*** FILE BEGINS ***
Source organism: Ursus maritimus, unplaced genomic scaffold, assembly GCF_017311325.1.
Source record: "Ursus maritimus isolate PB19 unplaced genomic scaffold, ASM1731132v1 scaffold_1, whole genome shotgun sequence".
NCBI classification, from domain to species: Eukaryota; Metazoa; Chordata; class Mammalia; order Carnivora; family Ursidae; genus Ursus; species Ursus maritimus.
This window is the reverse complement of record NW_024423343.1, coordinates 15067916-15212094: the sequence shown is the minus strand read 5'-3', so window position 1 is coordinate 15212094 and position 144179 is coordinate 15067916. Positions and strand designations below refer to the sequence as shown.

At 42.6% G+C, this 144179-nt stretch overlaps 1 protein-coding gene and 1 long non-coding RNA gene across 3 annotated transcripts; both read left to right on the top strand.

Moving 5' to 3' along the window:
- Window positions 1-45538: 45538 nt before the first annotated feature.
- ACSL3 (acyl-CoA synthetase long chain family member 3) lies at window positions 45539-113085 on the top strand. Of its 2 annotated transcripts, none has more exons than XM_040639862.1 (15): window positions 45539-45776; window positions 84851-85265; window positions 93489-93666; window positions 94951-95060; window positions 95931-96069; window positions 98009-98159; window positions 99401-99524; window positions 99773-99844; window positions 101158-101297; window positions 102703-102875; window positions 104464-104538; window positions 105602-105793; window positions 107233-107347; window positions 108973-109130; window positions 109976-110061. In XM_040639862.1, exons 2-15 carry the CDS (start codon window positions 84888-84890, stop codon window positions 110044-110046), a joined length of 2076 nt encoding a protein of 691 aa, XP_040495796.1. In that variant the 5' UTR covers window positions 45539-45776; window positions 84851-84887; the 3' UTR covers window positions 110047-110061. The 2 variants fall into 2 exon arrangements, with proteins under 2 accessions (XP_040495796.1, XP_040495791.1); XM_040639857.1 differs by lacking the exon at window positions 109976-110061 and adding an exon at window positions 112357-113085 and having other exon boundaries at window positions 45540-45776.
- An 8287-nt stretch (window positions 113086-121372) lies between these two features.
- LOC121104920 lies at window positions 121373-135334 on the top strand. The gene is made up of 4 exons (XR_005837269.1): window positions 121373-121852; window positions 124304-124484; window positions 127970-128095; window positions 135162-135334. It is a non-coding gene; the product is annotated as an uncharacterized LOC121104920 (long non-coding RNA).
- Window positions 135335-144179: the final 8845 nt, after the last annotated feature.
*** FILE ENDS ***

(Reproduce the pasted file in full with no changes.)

Source organism: Ursus maritimus, unplaced genomic scaffold, assembly GCF_017311325.1.
Source record: "Ursus maritimus isolate PB19 unplaced genomic scaffold, ASM1731132v1 scaffold_1, whole genome shotgun sequence".
NCBI classification, from domain to species: Eukaryota; Metazoa; Chordata; class Mammalia; order Carnivora; family Ursidae; genus Ursus; species Ursus maritimus.
This window is the reverse complement of record NW_024423343.1, coordinates 15067916-15212094: the sequence shown is the minus strand read 5'-3', so window position 1 is coordinate 15212094 and position 144179 is coordinate 15067916. Positions and strand designations below refer to the sequence as shown.

At 42.6% G+C, this 144179-nt stretch overlaps 1 protein-coding gene and 1 long non-coding RNA gene across 3 annotated transcripts; both read left to right on the top strand.

Moving 5' to 3' along the window:
- Window positions 1-45538: 45538 nt before the first annotated feature.
- ACSL3 (acyl-CoA synthetase long chain family member 3) lies at window positions 45539-113085 on the top strand. Of its 2 annotated transcripts, none has more exons than XM_040639862.1 (15): window positions 45539-45776; window positions 84851-85265; window positions 93489-93666; window positions 94951-95060; window positions 95931-96069; window positions 98009-98159; window positions 99401-99524; window positions 99773-99844; window positions 101158-101297; window positions 102703-102875; window positions 104464-104538; window positions 105602-105793; window positions 107233-107347; window positions 108973-109130; window positions 109976-110061. In XM_040639862.1, exons 2-15 carry the CDS (start codon window positions 84888-84890, stop codon window positions 110044-110046), a joined length of 2076 nt encoding a protein of 691 aa, XP_040495796.1. In that variant the 5' UTR covers window positions 45539-45776; window positions 84851-84887; the 3' UTR covers window positions 110047-110061. The 2 variants fall into 2 exon arrangements, with proteins under 2 accessions (XP_040495796.1, XP_040495791.1); XM_040639857.1 differs by lacking the exon at window positions 109976-110061 and adding an exon at window positions 112357-113085 and having other exon boundaries at window positions 45540-45776.
- An 8287-nt stretch (window positions 113086-121372) lies between these two features.
- LOC121104920 lies at window positions 121373-135334 on the top strand. The gene is made up of 4 exons (XR_005837269.1): window positions 121373-121852; window positions 124304-124484; window positions 127970-128095; window positions 135162-135334. It is a non-coding gene; the product is annotated as an uncharacterized LOC121104920 (long non-coding RNA).
- Window positions 135335-144179: the final 8845 nt, after the last annotated feature.